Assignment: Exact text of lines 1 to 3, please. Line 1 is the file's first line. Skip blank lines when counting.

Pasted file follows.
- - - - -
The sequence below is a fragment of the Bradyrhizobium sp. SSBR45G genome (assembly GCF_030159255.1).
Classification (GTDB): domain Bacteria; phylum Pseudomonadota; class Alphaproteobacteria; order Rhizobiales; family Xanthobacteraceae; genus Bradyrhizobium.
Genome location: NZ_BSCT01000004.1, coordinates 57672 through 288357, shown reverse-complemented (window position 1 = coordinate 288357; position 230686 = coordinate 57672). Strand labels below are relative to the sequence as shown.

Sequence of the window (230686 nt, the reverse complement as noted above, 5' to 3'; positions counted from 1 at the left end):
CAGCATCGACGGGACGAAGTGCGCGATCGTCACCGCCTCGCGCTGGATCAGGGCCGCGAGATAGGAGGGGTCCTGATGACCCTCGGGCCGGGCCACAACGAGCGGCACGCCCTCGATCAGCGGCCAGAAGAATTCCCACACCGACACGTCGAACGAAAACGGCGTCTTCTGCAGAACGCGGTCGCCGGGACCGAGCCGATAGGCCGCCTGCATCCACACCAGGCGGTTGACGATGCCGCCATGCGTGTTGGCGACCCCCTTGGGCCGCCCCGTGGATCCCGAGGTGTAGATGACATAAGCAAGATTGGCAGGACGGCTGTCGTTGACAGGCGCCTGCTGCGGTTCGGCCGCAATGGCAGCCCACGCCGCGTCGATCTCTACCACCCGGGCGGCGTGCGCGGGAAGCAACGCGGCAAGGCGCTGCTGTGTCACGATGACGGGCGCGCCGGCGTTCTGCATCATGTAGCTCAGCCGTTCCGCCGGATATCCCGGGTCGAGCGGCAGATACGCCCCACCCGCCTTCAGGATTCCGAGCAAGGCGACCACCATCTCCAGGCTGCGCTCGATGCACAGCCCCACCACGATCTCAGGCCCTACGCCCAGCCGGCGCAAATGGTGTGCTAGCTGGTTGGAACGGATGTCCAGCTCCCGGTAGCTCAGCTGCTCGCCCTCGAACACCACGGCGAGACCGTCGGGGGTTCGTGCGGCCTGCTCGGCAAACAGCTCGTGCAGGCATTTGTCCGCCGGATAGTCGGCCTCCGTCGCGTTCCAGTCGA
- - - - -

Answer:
The sequence below is a fragment of the Bradyrhizobium sp. SSBR45G genome (assembly GCF_030159255.1).
Classification (GTDB): domain Bacteria; phylum Pseudomonadota; class Alphaproteobacteria; order Rhizobiales; family Xanthobacteraceae; genus Bradyrhizobium.
Genome location: NZ_BSCT01000004.1, coordinates 57672 through 288357, shown reverse-complemented (window position 1 = coordinate 288357; position 230686 = coordinate 57672). Strand labels below are relative to the sequence as shown.